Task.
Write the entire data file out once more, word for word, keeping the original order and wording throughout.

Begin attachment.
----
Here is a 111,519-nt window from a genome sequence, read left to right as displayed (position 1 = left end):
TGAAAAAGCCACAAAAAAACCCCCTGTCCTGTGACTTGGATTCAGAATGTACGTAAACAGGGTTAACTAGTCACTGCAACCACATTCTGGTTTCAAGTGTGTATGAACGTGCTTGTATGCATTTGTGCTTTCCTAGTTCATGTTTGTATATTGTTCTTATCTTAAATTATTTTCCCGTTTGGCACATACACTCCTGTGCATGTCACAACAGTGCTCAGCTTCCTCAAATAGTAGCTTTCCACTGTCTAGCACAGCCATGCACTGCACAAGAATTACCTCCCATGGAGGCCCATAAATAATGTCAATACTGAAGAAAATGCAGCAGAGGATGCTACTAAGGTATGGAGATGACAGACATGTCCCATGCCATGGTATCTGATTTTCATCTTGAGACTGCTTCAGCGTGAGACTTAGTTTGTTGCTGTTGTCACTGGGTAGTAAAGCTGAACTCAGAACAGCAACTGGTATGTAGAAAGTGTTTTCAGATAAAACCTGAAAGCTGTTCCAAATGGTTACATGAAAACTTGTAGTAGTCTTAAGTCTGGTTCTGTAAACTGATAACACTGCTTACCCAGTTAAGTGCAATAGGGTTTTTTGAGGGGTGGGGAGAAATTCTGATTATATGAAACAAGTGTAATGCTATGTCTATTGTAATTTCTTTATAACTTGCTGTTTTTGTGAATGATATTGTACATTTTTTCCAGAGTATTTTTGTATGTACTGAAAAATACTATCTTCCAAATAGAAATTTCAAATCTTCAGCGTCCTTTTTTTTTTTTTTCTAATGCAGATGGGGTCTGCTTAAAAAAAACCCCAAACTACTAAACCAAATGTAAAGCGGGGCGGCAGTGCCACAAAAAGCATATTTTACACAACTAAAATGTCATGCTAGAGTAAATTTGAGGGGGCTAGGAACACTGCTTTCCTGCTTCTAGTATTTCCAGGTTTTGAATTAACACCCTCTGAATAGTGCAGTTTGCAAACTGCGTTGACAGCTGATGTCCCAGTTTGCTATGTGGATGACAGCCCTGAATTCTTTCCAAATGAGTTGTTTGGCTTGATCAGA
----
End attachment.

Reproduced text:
Here is a 111,519-nt window from a genome sequence, read left to right as displayed (position 1 = left end):
TGAAAAAGCCACAAAAAAACCCCCTGTCCTGTGACTTGGATTCAGAATGTACGTAAACAGGGTTAACTAGTCACTGCAACCACATTCTGGTTTCAAGTGTGTATGAACGTGCTTGTATGCATTTGTGCTTTCCTAGTTCATGTTTGTATATTGTTCTTATCTTAAATTATTTTCCCGTTTGGCACATACACTCCTGTGCATGTCACAACAGTGCTCAGCTTCCTCAAATAGTAGCTTTCCACTGTCTAGCACAGCCATGCACTGCACAAGAATTACCTCCCATGGAGGCCCATAAATAATGTCAATACTGAAGAAAATGCAGCAGAGGATGCTACTAAGGTATGGAGATGACAGACATGTCCCATGCCATGGTATCTGATTTTCATCTTGAGACTGCTTCAGCGTGAGACTTAGTTTGTTGCTGTTGTCACTGGGTAGTAAAGCTGAACTCAGAACAGCAACTGGTATGTAGAAAGTGTTTTCAGATAAAACCTGAAAGCTGTTCCAAATGGTTACATGAAAACTTGTAGTAGTCTTAAGTCTGGTTCTGTAAACTGATAACACTGCTTACCCAGTTAAGTGCAATAGGGTTTTTTGAGGGGTGGGGAGAAATTCTGATTATATGAAACAAGTGTAATGCTATGTCTATTGTAATTTCTTTATAACTTGCTGTTTTTGTGAATGATATTGTACATTTTTTCCAGAGTATTTTTGTATGTACTGAAAAATACTATCTTCCAAATAGAAATTTCAAATCTTCAGCGTCCTTTTTTTTTTTTTTCTAATGCAGATGGGGTCTGCTTAAAAAAAACCCCAAACTACTAAACCAAATGTAAAGCGGGGCGGCAGTGCCACAAAAAGCATATTTTACACAACTAAAATGTCATGCTAGAGTAAATTTGAGGGGGCTAGGAACACTGCTTTCCTGCTTCTAGTATTTCCAGGTTTTGAATTAACACCCTCTGAATAGTGCAGTTTGCAAACTGCGTTGACAGCTGATGTCCCAGTTTGCTATGTGGATGACAGCCCTGAATTCTTTCCAAATGAGTTGTTTGGCTTGATCAGA